The last decade has seen a rapid scale up of ART programs in developing countries largely supported by the WHO's ‘3 by 5’ initiative and the U.S President's Emergency Plan for AIDS Relief (PEPFAR). While the success of ART scale up has been widely acknowledged, retaining patients in care remains a well-documented challenge globally [1], [2]. Retention is defined as the proportion of patients alive and receiving ART after a defined follow up period [3]. Patients' retention is a function of attrition which includes deaths, patients lost to follow up and those who stopped treatment [3], [4]. Most patient attrition occur within the first year on ART and patient retention across low and middle income countries in 2009 was estimated at 82% after 12 months on ART [1]. Rosen et al in a meta-analysis in 2010 showed a retention rate of 86% at 6 months and 76% at the end of the year 2 [5]. A combination of social, economic and structural factors contribute to attrition in ART programs in sub-Saharan Africa; they include formal and informal costs, poverty, and adverse effects of drugs, nondisclosure, long waiting times, alcohol abuse, and use of traditional medicines [6], [7], [8].

Nigeria, with about 2% of the world's population accounts for about 10% of PLHIV globally with an estimated at 3.3 million PLHIV [9]. Of these, about a million need ART; the government with support of several partners has rapidly scaled up ART enrolment and has steadily increased number of patients initiated on ART from 90,008 in 2006 [10] to an estimated 300,000 at the end of 2009 [11]. Initiation of PLHIV on ART in the country is currently restricted to secondary and tertiary level hospitals. However to improve access to ART, the government plans to decentralize services to primary health centers [12]. There are concerns that this will increase attrition because documented challenges of delivering ART in low resource settings such as shortages of health care staff, weak clinical care and diagnostic capacity and poor data management systems [13], [14], [15] are more likely in lower levels of care.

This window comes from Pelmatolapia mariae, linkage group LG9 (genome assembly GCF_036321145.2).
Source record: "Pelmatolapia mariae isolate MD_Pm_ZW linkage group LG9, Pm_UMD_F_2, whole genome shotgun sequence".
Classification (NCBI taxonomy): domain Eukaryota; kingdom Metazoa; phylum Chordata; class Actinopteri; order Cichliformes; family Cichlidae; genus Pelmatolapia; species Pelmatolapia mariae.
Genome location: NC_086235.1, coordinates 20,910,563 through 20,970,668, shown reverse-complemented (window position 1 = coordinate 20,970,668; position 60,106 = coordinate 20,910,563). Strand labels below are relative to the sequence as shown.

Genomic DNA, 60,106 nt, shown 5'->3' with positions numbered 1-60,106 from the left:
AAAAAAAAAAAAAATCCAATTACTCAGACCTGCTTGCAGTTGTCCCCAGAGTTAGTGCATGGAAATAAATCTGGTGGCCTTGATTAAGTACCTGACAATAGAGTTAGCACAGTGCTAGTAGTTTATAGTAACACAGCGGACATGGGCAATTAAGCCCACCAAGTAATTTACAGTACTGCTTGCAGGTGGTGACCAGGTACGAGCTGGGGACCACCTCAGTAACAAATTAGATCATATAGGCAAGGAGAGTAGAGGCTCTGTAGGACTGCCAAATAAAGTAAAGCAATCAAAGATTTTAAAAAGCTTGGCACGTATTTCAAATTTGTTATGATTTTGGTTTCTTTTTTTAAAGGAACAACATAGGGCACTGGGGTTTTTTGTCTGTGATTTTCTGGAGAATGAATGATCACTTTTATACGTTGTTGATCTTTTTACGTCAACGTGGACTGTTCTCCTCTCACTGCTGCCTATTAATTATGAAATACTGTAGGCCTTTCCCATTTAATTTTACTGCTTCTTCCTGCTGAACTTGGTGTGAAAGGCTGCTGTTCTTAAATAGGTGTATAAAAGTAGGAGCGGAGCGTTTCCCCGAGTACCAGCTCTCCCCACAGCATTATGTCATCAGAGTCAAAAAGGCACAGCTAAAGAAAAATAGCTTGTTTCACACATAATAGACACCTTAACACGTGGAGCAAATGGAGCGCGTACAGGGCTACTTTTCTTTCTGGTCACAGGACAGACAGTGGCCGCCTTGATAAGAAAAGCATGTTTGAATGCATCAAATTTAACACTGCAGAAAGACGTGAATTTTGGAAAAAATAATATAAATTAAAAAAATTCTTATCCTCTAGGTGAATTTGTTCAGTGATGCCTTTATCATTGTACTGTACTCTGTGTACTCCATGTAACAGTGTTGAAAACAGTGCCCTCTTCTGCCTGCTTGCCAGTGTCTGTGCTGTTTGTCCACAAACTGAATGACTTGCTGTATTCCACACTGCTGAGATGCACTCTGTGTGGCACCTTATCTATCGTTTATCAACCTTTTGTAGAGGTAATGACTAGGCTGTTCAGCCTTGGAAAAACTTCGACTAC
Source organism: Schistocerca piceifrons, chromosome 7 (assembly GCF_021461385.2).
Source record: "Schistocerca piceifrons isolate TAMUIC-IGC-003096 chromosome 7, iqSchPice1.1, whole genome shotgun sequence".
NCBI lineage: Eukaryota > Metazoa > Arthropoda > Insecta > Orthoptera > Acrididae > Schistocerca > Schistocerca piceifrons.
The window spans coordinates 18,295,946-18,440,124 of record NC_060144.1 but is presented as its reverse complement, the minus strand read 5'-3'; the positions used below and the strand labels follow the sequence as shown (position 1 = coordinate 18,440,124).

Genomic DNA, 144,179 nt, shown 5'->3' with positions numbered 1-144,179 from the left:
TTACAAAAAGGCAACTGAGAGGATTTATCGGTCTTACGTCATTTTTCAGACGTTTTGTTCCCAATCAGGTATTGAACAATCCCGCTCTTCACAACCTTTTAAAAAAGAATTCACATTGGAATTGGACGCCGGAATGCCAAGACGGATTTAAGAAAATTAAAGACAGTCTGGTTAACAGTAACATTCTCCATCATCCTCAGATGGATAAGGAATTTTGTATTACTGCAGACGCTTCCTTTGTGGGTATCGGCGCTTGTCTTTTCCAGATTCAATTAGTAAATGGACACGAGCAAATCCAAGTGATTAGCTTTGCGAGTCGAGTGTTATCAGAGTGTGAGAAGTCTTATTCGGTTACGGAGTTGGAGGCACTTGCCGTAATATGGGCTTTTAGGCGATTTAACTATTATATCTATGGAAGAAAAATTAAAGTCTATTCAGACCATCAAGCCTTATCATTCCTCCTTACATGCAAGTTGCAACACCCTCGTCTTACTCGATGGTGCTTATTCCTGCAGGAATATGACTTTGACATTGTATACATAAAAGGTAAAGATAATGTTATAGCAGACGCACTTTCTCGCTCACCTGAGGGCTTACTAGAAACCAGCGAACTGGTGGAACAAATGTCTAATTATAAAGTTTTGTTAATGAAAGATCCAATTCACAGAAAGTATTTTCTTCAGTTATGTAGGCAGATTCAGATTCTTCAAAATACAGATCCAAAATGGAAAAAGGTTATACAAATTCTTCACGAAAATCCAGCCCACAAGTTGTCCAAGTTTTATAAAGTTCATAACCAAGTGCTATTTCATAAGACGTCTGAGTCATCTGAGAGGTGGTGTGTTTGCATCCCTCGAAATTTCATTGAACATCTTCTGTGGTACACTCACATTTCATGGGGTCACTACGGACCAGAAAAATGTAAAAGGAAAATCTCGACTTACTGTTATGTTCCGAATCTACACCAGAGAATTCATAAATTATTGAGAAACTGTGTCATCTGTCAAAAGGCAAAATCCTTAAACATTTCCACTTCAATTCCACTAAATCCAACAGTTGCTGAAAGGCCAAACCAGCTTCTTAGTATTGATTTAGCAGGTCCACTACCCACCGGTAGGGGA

A previous study in Nigeria, compared treatment outcomes in secondary and tertiary ART centers in adults' patients [16]. This study compared the rates of attrition from care in tertiary and secondary health facilities in adults and children and examined effects of antiretroviral drugs (ARVs) and other clinical factors on attrition.

Materials and Methods

Study design and setting

This is a retrospective cohort study that reviewed patient level data collected between 2007 and 2010. The levels of care in the public sector in Nigeria are primary health centers, typically staffed by nurses, community health officers (CHOs), community health extension workers (CHEWs), junior CHEWs and environmental health officers; secondary level hospitals, typically staffed by medical officers, nurses, midwives, laboratory scientists, pharmacists and community health officers; and tertiary centers, typically staffed by medical specialists [17]. Commencement of PLHIV on ART in Nigeria is mainly in Government-owned secondary and tertiary level hospitals.

The Global HIV/AIDS Initiative Nigeria (GHAIN) was funded by the President's Emergency Plan for AIDS Relief through United States Agency for International Development. The project provides technical assistance to selected health facilities that offer comprehensive HIV/AIDS services Nigeria between 2004 and 2011. In 2007 Family Health International (FHI360) introduced the Lafiya Management Information System (LAMIS®), an open source electronic medical records (EMR) system in eleven hospitals in Nigeria. They include four tertiary and seven secondary hospitals. Patient monitoring and management in the selected hospitals were based on Nigerian national ART guidelines, which were adapted from the WHO guidelines [18]. The LAMIS was used to produce reports on patients who defaulted from clinical appointment. These patients were tracked using their home addresses and telephone numbers collected during registration. Tracking outcomes were updated regularly into the LAMIS®.